Slate: Get Ready For Ladies Night At The RNC

Ann Romney (Gage Skidmore/flickr)

It’s girls night in Tampa, with Ann Romney, among others, slated to deliver a heart-tugging speech about the family’s struggles, notably hers with breast cancer and MS. (A Romney staffer calls the speech “amazing,” according to one account.)

Here’s Slate’s partial rundown of the GOP women scheduled to take the stage this evening:

It’s ladies’ night at the Republican National Convention, as Jezebel points out—nearly half of tonight’s many, many speakers will be women. We’ll hear from Cathy McMorris Rodgers, [a House Republican from Washington]… and a politician so womanly she has babies while in office. Utah congressional candidate Mia Love has a speech about “The America I Know” and an accompanying video. Ann Romney will speak so Alyssa can ignore her. Hispanic industrial upholstery mogul Sher Valenzuela, who wants to be lieutenant governor in Delaware, will give a speech on the night’s theme of “We Built This,” which is a little awkward because her company has accepted $17 million in government loans and contracts. Governors Nikki Haley and Mary Fallin will speak, and that’s not the whole list.

So how badly is the GOP doing with womenfolk, who happen to comprise a majority of voters? Pretty badly. Again, most voters are women. Registered women who lean toward a candidate favor Obama by 10 points in a recent CBS poll, and a poll of single women favors Obama 72 percent to 26 percent. No wonder Republicans want us all to get married.

Doctor, Woman, Hairdo: Female MDs Walk A Fine Line

De we really care how female doctors dress?

The British doctor Fiona Pathiraja blogs today in the BMJ about whether women in the medical profession can be both feminist and feminine.

Still? Does this debate never end? I find it a little depressing that young doctors are still struggling with this distinction. Maybe it’s a British thing.

But wait, it seems to work on TV. Dr. Eleanor O’Hara, played by Eve Best on the series Nurse Jackie, expertly blends high style and medical skill. True, she dates women, or at least dated one woman on the show, which makes the whole gender stereotype thing a bit more complex, but despite all that, no one ever questions her astute professionalism due to the height of her heels.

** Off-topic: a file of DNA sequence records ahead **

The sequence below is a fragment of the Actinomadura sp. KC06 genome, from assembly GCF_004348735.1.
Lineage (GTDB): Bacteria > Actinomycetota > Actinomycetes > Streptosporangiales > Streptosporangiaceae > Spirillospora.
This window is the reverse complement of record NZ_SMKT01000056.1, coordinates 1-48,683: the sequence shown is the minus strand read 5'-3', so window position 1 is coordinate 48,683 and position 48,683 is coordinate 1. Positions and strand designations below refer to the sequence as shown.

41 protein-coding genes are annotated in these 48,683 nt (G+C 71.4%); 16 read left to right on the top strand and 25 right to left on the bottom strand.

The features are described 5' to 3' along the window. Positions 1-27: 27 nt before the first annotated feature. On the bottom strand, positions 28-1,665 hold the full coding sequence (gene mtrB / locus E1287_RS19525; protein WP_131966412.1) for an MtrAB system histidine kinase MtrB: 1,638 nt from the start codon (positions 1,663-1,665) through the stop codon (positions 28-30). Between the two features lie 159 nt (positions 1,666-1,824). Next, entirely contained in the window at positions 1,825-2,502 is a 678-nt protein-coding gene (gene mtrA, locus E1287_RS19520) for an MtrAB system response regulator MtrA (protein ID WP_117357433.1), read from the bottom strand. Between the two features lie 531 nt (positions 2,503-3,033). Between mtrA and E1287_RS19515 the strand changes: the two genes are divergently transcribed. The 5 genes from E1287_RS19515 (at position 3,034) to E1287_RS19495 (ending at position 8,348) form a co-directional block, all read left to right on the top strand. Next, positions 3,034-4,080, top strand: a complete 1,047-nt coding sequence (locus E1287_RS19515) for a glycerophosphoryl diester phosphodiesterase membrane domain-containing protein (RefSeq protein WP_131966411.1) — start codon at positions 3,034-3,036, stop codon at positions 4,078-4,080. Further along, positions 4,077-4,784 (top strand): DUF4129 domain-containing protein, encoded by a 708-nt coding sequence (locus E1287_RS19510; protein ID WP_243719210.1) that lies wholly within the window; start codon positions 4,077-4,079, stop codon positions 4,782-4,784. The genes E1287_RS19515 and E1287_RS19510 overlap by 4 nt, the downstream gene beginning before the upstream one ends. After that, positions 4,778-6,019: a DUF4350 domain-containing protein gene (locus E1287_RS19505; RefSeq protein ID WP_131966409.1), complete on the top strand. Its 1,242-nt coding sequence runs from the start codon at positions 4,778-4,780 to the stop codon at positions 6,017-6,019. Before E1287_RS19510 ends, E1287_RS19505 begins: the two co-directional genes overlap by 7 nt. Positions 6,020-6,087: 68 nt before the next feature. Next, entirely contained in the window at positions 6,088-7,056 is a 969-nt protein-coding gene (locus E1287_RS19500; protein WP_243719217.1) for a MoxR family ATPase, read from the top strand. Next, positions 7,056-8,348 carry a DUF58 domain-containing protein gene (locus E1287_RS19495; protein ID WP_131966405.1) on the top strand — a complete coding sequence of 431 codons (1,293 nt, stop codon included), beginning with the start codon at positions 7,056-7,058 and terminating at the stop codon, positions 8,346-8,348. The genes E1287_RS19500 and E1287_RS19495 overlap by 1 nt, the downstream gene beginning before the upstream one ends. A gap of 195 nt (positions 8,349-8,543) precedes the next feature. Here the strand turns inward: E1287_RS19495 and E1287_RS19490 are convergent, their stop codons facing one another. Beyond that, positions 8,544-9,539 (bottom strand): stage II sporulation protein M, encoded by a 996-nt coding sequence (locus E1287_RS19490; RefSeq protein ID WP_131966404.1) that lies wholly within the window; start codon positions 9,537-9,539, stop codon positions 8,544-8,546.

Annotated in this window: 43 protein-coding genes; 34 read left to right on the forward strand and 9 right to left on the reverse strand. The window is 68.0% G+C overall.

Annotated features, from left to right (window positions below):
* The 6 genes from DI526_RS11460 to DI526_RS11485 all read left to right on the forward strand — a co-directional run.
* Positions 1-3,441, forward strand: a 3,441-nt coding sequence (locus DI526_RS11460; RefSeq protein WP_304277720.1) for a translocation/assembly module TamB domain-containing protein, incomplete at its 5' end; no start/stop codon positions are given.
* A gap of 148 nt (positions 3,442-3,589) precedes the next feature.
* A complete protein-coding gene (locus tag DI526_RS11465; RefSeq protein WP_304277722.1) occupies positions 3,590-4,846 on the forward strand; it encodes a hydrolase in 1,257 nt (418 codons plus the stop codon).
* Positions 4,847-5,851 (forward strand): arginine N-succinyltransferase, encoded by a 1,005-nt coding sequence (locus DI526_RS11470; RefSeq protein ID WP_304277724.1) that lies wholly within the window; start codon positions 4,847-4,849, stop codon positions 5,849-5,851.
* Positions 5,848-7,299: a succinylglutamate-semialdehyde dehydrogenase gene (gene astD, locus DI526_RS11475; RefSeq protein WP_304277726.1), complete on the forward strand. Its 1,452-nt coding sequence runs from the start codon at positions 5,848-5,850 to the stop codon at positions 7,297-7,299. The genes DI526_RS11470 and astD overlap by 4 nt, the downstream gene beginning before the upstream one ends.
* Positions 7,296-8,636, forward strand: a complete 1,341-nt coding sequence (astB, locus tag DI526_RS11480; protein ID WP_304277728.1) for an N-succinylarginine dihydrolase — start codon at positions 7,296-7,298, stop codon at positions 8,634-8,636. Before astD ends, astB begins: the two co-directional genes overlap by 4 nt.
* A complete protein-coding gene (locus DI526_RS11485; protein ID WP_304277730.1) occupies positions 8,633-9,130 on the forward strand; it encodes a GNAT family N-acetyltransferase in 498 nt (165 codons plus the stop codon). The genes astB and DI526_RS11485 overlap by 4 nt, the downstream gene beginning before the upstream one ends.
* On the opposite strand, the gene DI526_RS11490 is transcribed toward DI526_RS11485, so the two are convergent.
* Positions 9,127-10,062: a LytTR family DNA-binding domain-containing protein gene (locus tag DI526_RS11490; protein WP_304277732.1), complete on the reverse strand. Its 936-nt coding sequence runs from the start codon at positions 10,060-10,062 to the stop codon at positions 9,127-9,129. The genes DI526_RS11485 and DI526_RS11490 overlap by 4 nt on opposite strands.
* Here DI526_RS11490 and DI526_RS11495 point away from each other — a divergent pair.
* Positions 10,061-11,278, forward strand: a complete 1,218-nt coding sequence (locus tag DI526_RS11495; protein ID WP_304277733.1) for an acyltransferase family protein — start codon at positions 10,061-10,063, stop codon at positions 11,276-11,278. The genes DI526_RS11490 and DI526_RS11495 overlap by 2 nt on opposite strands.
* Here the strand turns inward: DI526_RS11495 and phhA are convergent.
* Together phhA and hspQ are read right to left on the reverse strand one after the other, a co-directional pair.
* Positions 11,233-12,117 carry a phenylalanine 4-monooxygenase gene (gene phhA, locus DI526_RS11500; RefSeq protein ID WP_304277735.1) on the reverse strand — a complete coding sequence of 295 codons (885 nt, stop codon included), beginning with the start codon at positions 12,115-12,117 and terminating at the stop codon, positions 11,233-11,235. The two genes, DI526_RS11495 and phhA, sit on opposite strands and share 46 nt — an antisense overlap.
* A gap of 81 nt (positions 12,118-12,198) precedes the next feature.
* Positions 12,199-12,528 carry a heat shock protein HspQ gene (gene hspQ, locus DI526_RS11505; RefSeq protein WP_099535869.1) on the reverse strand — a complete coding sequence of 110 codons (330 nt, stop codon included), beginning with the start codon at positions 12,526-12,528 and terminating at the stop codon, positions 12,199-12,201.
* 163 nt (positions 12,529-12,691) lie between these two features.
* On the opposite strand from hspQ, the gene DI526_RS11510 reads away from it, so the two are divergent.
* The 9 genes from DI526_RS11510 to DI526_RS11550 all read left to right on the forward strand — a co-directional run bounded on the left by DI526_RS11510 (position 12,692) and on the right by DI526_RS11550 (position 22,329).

In real life, Pathiraja says her male medical colleagues “often comment that my Jackie O-inspired work wardrobe does not necessarily fit with being a feminist. Some have even suggested that I am “more feminine than the average female doctor.” This raises the interesting question – are femininity and feminism mutually exclusive in medicine? Although 57% of new medical students are female, it appears that gender is still an issue in the medical world.”

She notes that significant numbers of women still haven’t made into into certain clubby, male-dominated specialties, like surgery. And she recounts an outrageous story of the editor of the BMJ, Fiona Godlee, who blogged about no longer dying her hair in an effort to be taken more seriously.

Must we all go gray to appear professional? Pathiraja writes:

It has been my experience that women in hospital medicine often adopt a “persona,” in order to succeed and be accepted by their male colleagues. This often involves projecting an image of being uninterested in typical feminine pursuits such as glamorous dressing. It can also be through behavioural change; women act tougher or ruthlessly in order to fit in with the men. Female surgical trainees talk about acting “like one of the boys” by good humouredly sharing sexist banter and joshing in the operating theatre. They feel this is a necessary part of networking towards future success. Interestingly, this type of sexist banter is not tolerated in other sectors, where sexual harassment lawsuits are served regularly.